JUSTICE ALITO: . . . there is no money issue involved here? (Laughter.)

MR. OLSON: Of course, there –

JUSTICE ALITO: Well, what is it? I’d just like to know . . . what’s really going on here.

MR. OLSON: Well, there’s over 100 billion dollars of indebtedness being adjudicated in various procedures, a lot of which is –

JUSTICE ALITO: Right, and your client wants more of it and somebody else you think is getting too much.

–From Justice Ginsburg

Here’s an exchange between Justice Ginsburg and Appellee’s counsel:

JUSTICE GINSBURG: One thing that confuses me about your presentation, because you start out very strongly that the evil here is Congress aggrandizing itself at the executive’s expense. How about the member of the Board that’s appointed by the President alone? There can’t be any question of Congress aggrandizing itself. Congress has given the President alone that authority. . . .

MR. OLSON: . . . these are principal officers of the United States, not inferior officers. Therefore, principal officers under the Constitution must be appointed, nominated by the President –

JUSTICE GINSBURG: But what does that have to do with Congress aggrandizing itself at the executive’s expense?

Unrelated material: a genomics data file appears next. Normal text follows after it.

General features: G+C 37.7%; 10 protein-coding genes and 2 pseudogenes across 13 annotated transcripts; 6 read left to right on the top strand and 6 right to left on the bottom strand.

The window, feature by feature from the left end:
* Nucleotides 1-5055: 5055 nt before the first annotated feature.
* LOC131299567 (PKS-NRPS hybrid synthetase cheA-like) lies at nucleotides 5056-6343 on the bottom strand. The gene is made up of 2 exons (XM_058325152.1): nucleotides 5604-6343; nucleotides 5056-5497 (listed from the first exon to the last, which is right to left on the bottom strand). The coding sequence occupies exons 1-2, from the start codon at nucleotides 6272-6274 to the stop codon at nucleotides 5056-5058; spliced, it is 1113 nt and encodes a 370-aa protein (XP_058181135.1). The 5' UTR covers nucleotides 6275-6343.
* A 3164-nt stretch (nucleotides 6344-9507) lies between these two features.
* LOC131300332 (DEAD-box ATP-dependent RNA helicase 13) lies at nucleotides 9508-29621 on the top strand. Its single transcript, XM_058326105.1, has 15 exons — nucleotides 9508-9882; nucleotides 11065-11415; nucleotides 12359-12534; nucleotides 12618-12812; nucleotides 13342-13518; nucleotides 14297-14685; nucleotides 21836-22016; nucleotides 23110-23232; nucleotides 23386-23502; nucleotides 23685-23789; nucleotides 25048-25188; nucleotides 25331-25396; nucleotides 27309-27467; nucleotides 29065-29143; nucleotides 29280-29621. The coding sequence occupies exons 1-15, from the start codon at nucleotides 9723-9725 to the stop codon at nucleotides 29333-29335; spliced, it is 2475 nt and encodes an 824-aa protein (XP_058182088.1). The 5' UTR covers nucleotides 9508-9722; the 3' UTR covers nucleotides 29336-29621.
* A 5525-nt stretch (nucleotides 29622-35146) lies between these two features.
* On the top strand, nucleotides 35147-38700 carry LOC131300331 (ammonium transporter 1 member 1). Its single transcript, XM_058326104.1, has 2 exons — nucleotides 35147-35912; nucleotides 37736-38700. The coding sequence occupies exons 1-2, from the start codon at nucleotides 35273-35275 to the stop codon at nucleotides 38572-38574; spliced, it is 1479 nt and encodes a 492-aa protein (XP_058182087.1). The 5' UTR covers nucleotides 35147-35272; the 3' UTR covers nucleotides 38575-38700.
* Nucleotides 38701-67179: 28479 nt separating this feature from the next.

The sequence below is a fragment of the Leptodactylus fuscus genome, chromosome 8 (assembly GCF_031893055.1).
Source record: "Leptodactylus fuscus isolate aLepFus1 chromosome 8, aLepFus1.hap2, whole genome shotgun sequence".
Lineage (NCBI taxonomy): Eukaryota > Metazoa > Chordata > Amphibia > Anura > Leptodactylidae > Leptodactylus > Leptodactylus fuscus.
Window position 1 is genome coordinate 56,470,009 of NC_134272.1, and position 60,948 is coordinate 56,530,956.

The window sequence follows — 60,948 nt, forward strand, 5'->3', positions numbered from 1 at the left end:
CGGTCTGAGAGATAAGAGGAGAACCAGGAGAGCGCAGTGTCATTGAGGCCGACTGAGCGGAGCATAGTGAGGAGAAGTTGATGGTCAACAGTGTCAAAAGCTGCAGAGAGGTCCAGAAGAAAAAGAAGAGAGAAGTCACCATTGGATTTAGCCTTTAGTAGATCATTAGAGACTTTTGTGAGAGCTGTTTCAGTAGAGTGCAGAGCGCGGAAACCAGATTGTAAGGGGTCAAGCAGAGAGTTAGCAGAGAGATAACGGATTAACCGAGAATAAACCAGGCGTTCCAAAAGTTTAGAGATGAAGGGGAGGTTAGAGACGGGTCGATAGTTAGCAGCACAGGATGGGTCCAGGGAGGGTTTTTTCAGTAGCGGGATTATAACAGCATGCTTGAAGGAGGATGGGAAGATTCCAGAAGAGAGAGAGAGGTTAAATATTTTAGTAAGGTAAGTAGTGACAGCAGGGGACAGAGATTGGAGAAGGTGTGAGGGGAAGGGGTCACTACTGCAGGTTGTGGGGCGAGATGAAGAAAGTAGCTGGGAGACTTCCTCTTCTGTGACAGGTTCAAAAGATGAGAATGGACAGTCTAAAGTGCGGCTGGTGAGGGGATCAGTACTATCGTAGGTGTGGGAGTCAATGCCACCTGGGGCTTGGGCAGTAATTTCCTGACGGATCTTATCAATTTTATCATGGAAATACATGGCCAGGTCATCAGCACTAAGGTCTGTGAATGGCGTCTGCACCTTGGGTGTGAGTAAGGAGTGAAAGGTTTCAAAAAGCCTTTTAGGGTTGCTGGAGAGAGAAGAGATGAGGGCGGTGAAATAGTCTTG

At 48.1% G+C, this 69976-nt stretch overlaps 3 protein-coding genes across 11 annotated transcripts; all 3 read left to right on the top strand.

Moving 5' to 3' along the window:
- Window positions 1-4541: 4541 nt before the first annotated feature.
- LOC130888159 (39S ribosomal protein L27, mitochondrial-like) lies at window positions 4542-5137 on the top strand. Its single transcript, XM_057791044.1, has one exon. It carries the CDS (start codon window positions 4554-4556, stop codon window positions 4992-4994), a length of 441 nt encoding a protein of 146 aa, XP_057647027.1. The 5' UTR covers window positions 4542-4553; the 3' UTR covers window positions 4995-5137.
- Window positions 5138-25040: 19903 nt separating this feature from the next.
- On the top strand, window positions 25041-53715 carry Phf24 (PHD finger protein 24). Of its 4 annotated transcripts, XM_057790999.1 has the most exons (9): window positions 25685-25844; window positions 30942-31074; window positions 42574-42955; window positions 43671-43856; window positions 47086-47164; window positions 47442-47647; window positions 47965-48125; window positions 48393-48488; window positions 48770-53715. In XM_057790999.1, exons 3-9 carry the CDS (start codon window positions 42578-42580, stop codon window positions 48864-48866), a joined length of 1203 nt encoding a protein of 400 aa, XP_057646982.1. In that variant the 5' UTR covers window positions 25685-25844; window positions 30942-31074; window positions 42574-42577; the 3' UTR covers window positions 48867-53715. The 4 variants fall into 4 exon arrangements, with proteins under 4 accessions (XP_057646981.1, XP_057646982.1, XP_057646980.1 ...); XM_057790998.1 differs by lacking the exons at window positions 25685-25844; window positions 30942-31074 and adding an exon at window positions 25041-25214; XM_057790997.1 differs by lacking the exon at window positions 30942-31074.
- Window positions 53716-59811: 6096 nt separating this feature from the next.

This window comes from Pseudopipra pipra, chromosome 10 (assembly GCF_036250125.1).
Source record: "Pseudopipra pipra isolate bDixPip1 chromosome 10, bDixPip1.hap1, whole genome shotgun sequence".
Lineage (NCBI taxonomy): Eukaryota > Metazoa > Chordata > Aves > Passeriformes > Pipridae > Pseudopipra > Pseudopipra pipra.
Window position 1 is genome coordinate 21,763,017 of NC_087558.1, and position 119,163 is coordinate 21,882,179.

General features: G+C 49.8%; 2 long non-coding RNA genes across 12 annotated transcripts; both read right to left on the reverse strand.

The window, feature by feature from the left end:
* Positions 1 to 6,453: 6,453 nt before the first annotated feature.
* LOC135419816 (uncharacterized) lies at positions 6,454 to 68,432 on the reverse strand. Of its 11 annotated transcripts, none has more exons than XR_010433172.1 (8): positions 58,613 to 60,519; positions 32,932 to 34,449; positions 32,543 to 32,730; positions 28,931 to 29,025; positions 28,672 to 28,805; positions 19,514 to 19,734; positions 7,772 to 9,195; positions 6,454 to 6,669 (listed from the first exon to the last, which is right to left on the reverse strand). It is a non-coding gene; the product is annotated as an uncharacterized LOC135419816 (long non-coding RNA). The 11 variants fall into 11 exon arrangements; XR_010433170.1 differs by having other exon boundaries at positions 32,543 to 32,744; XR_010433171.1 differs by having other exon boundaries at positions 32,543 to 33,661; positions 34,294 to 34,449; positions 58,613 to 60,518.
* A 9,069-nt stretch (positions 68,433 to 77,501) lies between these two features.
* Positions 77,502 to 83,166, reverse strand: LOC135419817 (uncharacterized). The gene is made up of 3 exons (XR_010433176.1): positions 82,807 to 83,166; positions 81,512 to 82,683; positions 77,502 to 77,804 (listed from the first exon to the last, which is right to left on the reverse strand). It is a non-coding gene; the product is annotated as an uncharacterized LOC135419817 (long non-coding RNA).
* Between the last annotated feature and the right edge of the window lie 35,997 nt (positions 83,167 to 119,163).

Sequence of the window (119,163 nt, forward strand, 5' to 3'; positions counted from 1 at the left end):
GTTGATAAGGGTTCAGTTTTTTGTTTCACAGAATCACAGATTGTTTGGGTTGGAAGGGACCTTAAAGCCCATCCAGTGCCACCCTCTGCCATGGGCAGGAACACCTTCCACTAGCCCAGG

–From Chief Justice Roberts

Here’s an exchange between Chief Justice Roberts and Appellee’s counsel:

MR. OLSON: . . . in the Freytag case, the deputy solicitor general was asked a question about what if the governor of Puerto Rico was appointed by Congress or a federal official? And the response from the federal government was that would invoke in every case the Appointments Clause.

CHIEF JUSTICE ROBERTS: Did that deputy solicitor general prevail on that position? (Laughter.)

MR. OLSON: That deputy solicitor general made a beautiful argument, Mr. Chief Justice. (Laughter.) . . .

CHIEF JUSTICE ROBERTS: A beautiful losing argument.

–From Justice Kavanaugh

Here’s an exchange between Justice Kavanaugh and Appellee’s counsel:

JUSTICE KAVANAUGH: . . . If we conclude it’s primarily local, do you have an alternative argument or do you lose?

MR. OLSON: Well, . . . it can’t conceivably be thought of as primarily local.

Justices Push Back on the Government’s Position

The following Justices’ comments seem contrary to the government’s position.

JUSTICE KAGAN: . . . If PROMESA had, instead of setting it up the way it did, just amended Chapter 9 of the federal bankruptcy laws and said Puerto Rico instrumentalities get to use Chapter 9 the way everybody else does, then creates the Board to do that. What of that? . . . Because there would be a uniform national law. . . . Essentially what PROMESA does is it replicates all the procedures of Chapter 9.

JUSTICE SOTOMAYOR: . . . But that’s what the Territory Clause, read your way, would say, that Puerto Rico is federal property. . . . you have to be disposing of federal control over federal property, because that’s what a territory is.